Two people are chosen via lottery from each district of Suzanne Collins' dystopian world of Panem. These "Tributes" must survive in a deadly arena for as long as it takes to win (or lose) the Hunger Games, relying on their own survival instincts, skills, and votes from the public.
Jennifer Lawrence and Josh Hutcherson are the chosen couple from District 12—the poorest district of all. The popular teen franchise delivers a potent message on poverty, class division, reality television, and the will to survive... not to mention a gripping watch!
7. 8 Mile (2002)
Eminem—also known as his sadistic alter-ego "Slim Shady"—is the white guy of rap. Rising to fame in the late 90s, Marshall Bruce Mathers III made his cinema debut with Curtis Hanson's successful indie drama 8 Mile.
Loosely based on Eminem's own real-life story, 8 Mile follows one man's road to super-stardom—a road narrowed by poverty, substance abuse, and a more-controversial-than-usual kind of racism.
The 8 Mile is both a physical and psychological divide between Jimmy's dreams and reality. Growing up on the poverty line, Jimmy tries to prove himself as a serious rapper while juggling a job, his nerves, an alcoholic mother, and feuding gangs.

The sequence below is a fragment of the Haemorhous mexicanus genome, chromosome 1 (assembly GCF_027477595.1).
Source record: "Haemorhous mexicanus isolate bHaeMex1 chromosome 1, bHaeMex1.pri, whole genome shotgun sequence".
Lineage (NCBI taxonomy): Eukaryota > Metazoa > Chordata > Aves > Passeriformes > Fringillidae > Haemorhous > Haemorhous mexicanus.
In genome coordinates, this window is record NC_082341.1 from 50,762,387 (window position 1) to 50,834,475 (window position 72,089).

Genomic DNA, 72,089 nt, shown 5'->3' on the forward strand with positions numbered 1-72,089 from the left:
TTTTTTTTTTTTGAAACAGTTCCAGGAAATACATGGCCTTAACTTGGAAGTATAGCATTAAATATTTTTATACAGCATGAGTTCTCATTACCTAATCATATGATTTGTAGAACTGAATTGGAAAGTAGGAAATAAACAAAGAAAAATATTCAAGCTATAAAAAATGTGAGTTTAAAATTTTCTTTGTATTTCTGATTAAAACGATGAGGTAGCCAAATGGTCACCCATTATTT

The ending rap-off is beyond impressive and will no doubt have you downloading the soundtrack once the credits roll.
6. I, Tonya (2017)
I, Tonya is a biopic with lots of sass.
Margot Robbie plays the real-life feisty figure skater Tonya Harding, who reigned as US Figure Skating Champion in the early 90s. It's less about the inspirational rewards that come with following your dreams and more about the tragic pitfalls of dogged ambition.
Tonya's mother—brilliantly portrayed by Allison Janney—is a brittle and abusive control freak. Her cruel ex-husband orchestrated one of the most famous sports scandals on television. Suffice to say, Tonya's road to glory was less than pleasant.
Determined to displace her reputation as "white trash," Tonya ends up broiled in FBI cases and toxic relationships left-right-and-center. Craig Gillespie's unsentimental sports-drama rejects all notion of subtlety, which is fitting for a tale with such fiery characters.
5. A Knight's Tale (2001)